Monthly Archives: June 2010

Looking Deeper at McChrystal & MacArthur

Joe Pappalardo at Popular Mechanics on why the two cases aren’t as similar as many think:

In short, the dispute between President Truman and Gen. MacArthur was more substantive than what we saw between President Obama and Gen. McChrystal. During the Korean War, after the Chinese invaded Korea to force advancing United Nations troops away from its border, MacArthur agitated in public to attack the Chinese mainland. Truman refused to entertain the idea of a wider war, or the use of nuclear weapons. Contrast that heady dispute with a Rolling Stone article in which administration officials were insulted for not understanding the challenge facing the military: It doesn’t exactly measure up.

In fact, President Truman avoided firing MacArthur for a long time. The General was practically running for the White House from Korea. Truman suffered insults, backbiting and sneers from the revered general. During one meeting, MacArthur greeted his commander-in-chief with a handshake instead of a salute. Truman wisely ignored the slight. (Granted, the war was going well at that point and MacArthur was wildly popular in the U.S.) Truman acted only when MacArthur sent a letter to a congressman that questioned the president’s limited war strategy, which was read on the floor of the House of Representatives. That was impossible to ignore—and the world was watching.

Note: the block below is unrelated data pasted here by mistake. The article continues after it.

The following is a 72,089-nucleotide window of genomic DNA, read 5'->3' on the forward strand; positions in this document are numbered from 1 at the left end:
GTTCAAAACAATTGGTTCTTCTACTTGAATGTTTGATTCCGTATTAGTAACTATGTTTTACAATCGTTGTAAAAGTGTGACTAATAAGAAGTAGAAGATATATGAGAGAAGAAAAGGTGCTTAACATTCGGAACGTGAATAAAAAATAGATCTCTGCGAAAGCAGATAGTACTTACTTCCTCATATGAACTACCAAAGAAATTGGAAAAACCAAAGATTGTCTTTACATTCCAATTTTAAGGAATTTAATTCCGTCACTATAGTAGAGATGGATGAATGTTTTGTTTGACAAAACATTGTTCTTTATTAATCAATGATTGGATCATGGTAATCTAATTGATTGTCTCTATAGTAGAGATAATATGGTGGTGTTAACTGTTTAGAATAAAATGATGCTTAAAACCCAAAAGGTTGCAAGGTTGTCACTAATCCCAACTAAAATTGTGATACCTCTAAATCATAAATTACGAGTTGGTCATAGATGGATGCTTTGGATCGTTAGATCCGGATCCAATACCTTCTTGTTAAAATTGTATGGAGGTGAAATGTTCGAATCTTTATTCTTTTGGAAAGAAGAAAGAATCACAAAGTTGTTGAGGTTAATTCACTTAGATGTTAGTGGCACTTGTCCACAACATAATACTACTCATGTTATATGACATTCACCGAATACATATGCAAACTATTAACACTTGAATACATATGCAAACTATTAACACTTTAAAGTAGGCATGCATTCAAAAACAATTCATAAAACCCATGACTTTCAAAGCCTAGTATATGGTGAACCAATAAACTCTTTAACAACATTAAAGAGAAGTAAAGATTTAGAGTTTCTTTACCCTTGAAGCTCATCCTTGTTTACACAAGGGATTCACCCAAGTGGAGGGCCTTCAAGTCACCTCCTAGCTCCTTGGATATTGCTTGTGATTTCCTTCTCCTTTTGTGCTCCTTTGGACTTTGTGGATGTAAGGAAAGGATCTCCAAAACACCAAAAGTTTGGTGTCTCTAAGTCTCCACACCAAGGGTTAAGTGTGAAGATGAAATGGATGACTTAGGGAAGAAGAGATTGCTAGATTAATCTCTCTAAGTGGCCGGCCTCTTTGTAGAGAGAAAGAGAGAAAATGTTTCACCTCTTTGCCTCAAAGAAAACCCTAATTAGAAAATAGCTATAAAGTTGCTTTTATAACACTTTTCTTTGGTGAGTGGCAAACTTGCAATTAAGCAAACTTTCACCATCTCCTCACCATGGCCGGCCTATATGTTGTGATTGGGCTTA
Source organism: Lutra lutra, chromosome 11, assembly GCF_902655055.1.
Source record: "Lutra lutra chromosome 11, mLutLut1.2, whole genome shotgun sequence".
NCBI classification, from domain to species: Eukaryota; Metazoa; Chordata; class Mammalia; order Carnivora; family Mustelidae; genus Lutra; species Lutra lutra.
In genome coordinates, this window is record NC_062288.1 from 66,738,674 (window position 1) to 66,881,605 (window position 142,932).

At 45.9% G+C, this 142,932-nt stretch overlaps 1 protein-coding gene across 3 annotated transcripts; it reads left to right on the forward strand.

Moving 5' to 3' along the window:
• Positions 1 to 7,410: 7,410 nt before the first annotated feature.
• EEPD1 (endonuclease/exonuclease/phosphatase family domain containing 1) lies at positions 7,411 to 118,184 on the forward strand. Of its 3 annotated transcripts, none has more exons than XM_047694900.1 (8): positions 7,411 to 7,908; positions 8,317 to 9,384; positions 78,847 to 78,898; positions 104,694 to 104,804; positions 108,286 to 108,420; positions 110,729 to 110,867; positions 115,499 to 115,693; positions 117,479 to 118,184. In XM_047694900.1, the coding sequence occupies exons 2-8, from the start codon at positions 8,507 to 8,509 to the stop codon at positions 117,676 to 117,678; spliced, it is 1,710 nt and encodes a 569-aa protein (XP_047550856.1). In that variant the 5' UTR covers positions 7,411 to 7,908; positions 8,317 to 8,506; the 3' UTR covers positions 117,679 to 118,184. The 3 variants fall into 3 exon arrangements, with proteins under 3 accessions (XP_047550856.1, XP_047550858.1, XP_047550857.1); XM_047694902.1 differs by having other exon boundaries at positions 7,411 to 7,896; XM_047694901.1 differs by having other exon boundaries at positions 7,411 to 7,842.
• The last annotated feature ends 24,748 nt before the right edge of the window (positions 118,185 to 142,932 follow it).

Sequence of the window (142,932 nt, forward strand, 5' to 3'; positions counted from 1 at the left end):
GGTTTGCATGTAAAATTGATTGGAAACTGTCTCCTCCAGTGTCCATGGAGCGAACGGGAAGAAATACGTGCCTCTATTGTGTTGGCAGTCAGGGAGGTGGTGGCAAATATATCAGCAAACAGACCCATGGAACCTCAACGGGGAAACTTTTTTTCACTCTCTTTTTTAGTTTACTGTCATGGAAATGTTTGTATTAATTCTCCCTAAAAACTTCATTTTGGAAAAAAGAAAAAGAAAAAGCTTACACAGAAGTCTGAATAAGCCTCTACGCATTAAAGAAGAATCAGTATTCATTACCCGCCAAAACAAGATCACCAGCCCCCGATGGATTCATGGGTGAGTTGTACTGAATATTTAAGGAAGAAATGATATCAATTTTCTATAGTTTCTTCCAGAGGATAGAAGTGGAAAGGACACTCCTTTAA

True, McChrystal’s conduct is fairly tame compared to MacArthur’s but in both cases the world was watching. Hendrik Hertzberg makes an excellent point about the impact of McChrystal’s conduct in a wired world:

Just as important, frontline troops nowadays are also online troops. They are plugged in to the Internet, to Facebook, to blogs, to e-mail and Skype. They talk to each other in chat rooms with little or no supervision from the brass. It’s all instant and it’s all in their face. And that, I hasten to add, is not a bad thing. It’s a good thing. But it makes the morale of the troops that much more fragile, that much more apt to be affected by relative trivialities. The fact that General McChrystal, along with his “Team America” posse of adjutants, understood none of this was reason enough to send him packing. His “conduct” wasn’t just a disservice to his President; it was a disservice to the men and women under his command.